I think the West could take home the conclusion that the Russian – Ukrainian relationship is not really worse than that between Canada and the U.S. at its worst moments.  The same stock of people, with cases of invasion into the territory of the other, with the last known threat of which I am aware being by an American politician interviewed by the Canadian Broadcasting Corporation in a programme by Barbara Frum, where said American believed that if Canada did not keep the price of petroleum exported to the U.S. at pre-OPEC prices, the northern neighbour should be attacked.  And consider this: would the United States have sold oil products to the Japanese after the attack on Pearl Harbour?  Why, then, is there so much talk about a Russian-Ukraine conflict, when in the midst of this “war”, the two countries came to an agreement on the price of natural gas?  No one empowers their enemies.

Another film involving a German was The Border.  It shows a prison camp, with a personage who gets it into his head to fix up an old locomotive.  While giving it a test run, he gets attacked by a German woman who doesn’t know that the war has ended.  They form a relationship, which is not well-received at the camp, in part, because of her nationality.  But again, their is no anti-German rant comparable to that in Hollywood productions (excepting Hogan’s Heroes).  And the locomotive race scene is priceless!  Probably unequalled anywhere in the world.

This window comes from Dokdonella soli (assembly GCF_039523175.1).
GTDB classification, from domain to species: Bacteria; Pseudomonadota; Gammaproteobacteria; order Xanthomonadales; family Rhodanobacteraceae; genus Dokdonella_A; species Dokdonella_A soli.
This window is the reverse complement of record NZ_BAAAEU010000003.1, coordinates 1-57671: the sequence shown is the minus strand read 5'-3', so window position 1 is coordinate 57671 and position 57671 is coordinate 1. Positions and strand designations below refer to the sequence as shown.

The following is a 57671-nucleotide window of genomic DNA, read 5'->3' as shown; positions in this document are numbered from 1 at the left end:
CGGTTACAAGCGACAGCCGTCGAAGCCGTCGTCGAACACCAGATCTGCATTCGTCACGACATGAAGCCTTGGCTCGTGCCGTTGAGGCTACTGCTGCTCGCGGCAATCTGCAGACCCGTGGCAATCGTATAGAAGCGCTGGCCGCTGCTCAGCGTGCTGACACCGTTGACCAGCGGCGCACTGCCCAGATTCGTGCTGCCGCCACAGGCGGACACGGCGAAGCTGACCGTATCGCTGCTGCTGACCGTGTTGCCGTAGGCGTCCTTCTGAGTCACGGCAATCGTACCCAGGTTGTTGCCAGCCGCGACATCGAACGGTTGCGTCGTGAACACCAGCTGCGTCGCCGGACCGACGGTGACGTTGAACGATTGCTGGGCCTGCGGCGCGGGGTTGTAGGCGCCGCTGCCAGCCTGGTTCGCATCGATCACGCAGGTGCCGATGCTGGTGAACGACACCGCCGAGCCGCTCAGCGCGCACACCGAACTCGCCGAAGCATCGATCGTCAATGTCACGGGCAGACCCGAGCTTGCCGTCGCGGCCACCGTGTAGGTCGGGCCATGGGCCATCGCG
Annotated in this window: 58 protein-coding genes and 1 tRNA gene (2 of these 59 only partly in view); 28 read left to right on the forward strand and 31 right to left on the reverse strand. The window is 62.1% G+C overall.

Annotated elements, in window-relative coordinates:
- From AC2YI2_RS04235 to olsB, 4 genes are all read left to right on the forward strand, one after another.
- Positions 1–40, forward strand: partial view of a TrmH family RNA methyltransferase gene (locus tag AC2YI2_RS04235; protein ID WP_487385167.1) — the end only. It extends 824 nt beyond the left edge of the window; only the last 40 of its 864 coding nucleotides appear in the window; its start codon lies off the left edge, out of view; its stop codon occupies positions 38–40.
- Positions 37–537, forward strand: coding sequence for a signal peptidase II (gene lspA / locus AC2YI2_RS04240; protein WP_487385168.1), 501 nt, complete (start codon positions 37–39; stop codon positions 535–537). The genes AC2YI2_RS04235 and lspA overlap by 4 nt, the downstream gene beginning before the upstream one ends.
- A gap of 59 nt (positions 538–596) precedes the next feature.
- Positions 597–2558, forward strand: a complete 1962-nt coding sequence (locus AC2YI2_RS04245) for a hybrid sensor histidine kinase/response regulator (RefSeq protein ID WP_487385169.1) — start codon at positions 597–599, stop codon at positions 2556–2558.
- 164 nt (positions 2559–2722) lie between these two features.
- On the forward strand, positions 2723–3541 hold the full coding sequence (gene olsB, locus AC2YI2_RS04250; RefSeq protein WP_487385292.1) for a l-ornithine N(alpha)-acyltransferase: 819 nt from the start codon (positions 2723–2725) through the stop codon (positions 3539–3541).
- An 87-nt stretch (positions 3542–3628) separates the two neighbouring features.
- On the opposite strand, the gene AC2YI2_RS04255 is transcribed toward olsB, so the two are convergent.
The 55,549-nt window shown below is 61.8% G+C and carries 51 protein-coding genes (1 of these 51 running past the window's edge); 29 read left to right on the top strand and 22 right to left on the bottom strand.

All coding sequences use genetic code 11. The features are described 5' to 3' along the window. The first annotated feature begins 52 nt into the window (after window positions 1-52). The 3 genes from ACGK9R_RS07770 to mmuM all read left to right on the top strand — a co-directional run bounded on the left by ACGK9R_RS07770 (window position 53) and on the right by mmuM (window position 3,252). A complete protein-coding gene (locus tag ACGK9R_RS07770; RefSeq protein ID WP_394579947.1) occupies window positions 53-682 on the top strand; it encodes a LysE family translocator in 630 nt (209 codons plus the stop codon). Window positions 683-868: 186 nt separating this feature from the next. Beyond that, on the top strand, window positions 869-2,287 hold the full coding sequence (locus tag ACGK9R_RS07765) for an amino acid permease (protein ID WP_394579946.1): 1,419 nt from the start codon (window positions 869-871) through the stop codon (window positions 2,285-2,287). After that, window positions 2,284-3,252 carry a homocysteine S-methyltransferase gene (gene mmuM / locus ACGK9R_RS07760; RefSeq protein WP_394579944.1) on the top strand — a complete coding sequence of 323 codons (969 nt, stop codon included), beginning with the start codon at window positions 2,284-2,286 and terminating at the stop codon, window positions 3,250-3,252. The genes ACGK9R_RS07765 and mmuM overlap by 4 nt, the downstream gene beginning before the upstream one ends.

Unfortunately, due to some scenes, for example, a prisoners washing themselves in a bath-house, this movie would not be suitable except at an A-III or L level.

These are not all the post-Soviet films we have seen. We remember the first one, Taxi Blues (more correctly, a movie of the Perestroika period).  Apparently, the West liked it.  I found it to be without any redeeming value.

The same can be said for the first modern Soviet film I saw in Latin America, perhaps in the time of a supposed anti-Communist dictatorship.  A crime movie, totally boring, incomprehensible.  Some Soviet classics did not suffer from this defect, specifically, the Battleship Potemkin, and the Passing of the Cranes, my preferred translation for The Cranes are Passing, a beautifully-crafted love story set in the time of World War II.

 Conclusion

The selection of Russian movies we have seen may be insufficient for valid conclusions.  However, on the whole, these films are a refreshing change from the barrage of Hollywood fare.  They show “enemies” in a much more human light than the West, as far as we have seen.  Where an enemy has to be shown, it is either historical (e.g., the German or domestic Nazis) or interplanetary or mythical beings.  This helps create a climate of non-discrimination such as cannot be possible in a country which demonizes real countries and groups in its films.